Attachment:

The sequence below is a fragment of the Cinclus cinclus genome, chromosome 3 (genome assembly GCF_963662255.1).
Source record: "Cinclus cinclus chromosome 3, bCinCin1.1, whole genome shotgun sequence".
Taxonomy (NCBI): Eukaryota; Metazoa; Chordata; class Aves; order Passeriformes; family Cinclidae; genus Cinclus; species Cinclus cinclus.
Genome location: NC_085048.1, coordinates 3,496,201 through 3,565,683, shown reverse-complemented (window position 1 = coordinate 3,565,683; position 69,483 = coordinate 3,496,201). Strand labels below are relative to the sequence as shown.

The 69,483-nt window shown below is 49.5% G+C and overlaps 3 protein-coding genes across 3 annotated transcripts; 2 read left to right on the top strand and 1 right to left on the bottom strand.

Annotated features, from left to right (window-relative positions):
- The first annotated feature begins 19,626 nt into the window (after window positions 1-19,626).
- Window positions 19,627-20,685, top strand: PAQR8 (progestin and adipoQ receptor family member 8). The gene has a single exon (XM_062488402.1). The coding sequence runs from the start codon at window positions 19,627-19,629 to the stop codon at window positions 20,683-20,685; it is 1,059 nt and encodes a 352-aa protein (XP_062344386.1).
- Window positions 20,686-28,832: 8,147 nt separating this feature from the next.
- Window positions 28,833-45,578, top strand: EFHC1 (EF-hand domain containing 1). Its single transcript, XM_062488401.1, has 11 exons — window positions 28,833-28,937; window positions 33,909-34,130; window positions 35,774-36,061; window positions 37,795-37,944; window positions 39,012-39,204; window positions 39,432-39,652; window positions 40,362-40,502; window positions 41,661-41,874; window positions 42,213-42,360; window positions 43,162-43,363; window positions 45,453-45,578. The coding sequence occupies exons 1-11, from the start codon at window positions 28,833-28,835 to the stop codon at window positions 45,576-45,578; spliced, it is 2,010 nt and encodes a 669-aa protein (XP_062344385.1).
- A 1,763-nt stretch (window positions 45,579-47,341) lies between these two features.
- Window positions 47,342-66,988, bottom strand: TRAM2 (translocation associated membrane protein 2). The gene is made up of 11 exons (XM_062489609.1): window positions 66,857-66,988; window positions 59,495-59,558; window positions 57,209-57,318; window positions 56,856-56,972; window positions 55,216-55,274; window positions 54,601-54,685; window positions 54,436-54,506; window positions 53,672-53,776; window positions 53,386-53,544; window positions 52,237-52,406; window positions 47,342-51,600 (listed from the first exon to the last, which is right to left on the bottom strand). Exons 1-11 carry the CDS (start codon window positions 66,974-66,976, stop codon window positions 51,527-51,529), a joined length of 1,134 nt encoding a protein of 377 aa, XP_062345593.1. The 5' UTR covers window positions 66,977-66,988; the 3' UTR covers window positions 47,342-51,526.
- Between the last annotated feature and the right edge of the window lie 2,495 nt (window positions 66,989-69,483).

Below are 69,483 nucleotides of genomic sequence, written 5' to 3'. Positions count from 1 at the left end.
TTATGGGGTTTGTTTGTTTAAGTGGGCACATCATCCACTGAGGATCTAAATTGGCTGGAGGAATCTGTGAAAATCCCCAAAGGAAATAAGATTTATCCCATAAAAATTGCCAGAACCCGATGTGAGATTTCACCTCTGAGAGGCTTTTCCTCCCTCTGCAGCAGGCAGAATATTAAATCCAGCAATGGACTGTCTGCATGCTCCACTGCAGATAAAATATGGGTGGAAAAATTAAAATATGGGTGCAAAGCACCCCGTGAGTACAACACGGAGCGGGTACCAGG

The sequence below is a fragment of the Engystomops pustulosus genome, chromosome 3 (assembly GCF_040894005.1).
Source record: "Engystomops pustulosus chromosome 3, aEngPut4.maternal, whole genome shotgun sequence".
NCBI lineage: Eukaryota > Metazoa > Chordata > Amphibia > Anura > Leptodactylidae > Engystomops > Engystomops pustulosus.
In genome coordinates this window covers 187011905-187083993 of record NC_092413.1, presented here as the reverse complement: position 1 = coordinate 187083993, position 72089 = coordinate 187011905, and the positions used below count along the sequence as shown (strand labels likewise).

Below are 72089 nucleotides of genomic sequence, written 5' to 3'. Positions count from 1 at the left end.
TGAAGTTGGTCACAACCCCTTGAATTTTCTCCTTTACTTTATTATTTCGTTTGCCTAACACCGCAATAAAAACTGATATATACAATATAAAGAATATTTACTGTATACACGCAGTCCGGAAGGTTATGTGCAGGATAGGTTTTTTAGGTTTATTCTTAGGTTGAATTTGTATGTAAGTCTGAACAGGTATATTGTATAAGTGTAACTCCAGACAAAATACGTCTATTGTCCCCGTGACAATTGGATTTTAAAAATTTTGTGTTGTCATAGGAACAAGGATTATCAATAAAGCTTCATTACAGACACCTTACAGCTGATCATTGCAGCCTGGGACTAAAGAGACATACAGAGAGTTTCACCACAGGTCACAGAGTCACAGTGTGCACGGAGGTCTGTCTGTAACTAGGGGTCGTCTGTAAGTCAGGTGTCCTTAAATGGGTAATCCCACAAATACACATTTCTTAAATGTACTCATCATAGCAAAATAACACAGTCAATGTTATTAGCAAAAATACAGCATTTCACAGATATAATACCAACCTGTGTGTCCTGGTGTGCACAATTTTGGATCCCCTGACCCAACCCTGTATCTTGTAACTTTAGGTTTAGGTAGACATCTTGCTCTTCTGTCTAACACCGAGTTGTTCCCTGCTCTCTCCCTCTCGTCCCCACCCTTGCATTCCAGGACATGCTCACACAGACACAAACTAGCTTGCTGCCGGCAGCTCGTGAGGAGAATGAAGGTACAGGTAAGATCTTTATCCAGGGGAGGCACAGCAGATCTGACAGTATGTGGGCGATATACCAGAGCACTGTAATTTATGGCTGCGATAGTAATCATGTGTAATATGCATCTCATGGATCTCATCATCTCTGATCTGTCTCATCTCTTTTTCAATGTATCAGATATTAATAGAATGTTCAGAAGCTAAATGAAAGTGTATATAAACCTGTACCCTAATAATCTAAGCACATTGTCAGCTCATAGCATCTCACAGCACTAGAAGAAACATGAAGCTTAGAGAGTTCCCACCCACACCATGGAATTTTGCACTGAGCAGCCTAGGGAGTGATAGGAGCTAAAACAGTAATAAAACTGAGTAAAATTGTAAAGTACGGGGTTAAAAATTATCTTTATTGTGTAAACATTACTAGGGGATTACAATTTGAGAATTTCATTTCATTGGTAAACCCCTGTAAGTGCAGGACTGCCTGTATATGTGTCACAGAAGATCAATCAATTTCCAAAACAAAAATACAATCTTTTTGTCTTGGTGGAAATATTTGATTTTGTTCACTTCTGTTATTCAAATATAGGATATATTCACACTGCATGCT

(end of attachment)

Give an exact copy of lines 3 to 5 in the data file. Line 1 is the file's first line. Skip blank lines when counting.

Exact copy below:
Taxonomy (NCBI): Eukaryota; Metazoa; Chordata; class Aves; order Passeriformes; family Cinclidae; genus Cinclus; species Cinclus cinclus.
Genome location: NC_085048.1, coordinates 3,496,201 through 3,565,683, shown reverse-complemented (window position 1 = coordinate 3,565,683; position 69,483 = coordinate 3,496,201). Strand labels below are relative to the sequence as shown.

The 69,483-nt window shown below is 49.5% G+C and overlaps 3 protein-coding genes across 3 annotated transcripts; 2 read left to right on the top strand and 1 right to left on the bottom strand.